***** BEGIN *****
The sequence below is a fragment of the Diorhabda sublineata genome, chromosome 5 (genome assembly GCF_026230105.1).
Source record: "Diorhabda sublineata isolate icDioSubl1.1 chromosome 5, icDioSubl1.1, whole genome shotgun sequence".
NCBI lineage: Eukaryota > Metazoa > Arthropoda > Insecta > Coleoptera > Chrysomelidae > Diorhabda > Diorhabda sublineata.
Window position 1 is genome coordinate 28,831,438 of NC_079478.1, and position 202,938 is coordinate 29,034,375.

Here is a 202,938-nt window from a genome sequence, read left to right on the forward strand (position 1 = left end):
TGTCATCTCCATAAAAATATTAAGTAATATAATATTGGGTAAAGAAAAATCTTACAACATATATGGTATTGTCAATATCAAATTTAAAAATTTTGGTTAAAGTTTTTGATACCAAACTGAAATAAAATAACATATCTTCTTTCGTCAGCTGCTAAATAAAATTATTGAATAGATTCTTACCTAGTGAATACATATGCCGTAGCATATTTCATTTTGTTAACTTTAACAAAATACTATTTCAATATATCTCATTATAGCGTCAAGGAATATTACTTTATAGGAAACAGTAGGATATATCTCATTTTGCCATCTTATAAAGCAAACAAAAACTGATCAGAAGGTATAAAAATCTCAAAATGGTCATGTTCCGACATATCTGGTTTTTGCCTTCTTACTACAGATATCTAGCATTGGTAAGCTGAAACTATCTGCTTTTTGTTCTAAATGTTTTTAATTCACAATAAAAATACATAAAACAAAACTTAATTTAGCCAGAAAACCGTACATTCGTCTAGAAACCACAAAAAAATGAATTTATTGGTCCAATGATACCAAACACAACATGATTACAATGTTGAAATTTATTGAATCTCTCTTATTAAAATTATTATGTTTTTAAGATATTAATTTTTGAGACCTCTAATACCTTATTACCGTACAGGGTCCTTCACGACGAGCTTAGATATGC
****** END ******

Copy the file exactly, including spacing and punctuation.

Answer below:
The sequence below is a fragment of the Diorhabda sublineata genome, chromosome 5 (genome assembly GCF_026230105.1).
Source record: "Diorhabda sublineata isolate icDioSubl1.1 chromosome 5, icDioSubl1.1, whole genome shotgun sequence".
NCBI lineage: Eukaryota > Metazoa > Arthropoda > Insecta > Coleoptera > Chrysomelidae > Diorhabda > Diorhabda sublineata.
Window position 1 is genome coordinate 28,831,438 of NC_079478.1, and position 202,938 is coordinate 29,034,375.

Here is a 202,938-nt window from a genome sequence, read left to right on the forward strand (position 1 = left end):
TGTCATCTCCATAAAAATATTAAGTAATATAATATTGGGTAAAGAAAAATCTTACAACATATATGGTATTGTCAATATCAAATTTAAAAATTTTGGTTAAAGTTTTTGATACCAAACTGAAATAAAATAACATATCTTCTTTCGTCAGCTGCTAAATAAAATTATTGAATAGATTCTTACCTAGTGAATACATATGCCGTAGCATATTTCATTTTGTTAACTTTAACAAAATACTATTTCAATATATCTCATTATAGCGTCAAGGAATATTACTTTATAGGAAACAGTAGGATATATCTCATTTTGCCATCTTATAAAGCAAACAAAAACTGATCAGAAGGTATAAAAATCTCAAAATGGTCATGTTCCGACATATCTGGTTTTTGCCTTCTTACTACAGATATCTAGCATTGGTAAGCTGAAACTATCTGCTTTTTGTTCTAAATGTTTTTAATTCACAATAAAAATACATAAAACAAAACTTAATTTAGCCAGAAAACCGTACATTCGTCTAGAAACCACAAAAAAATGAATTTATTGGTCCAATGATACCAAACACAACATGATTACAATGTTGAAATTTATTGAATCTCTCTTATTAAAATTATTATGTTTTTAAGATATTAATTTTTGAGACCTCTAATACCTTATTACCGTACAGGGTCCTTCACGACGAGCTTAGATATGC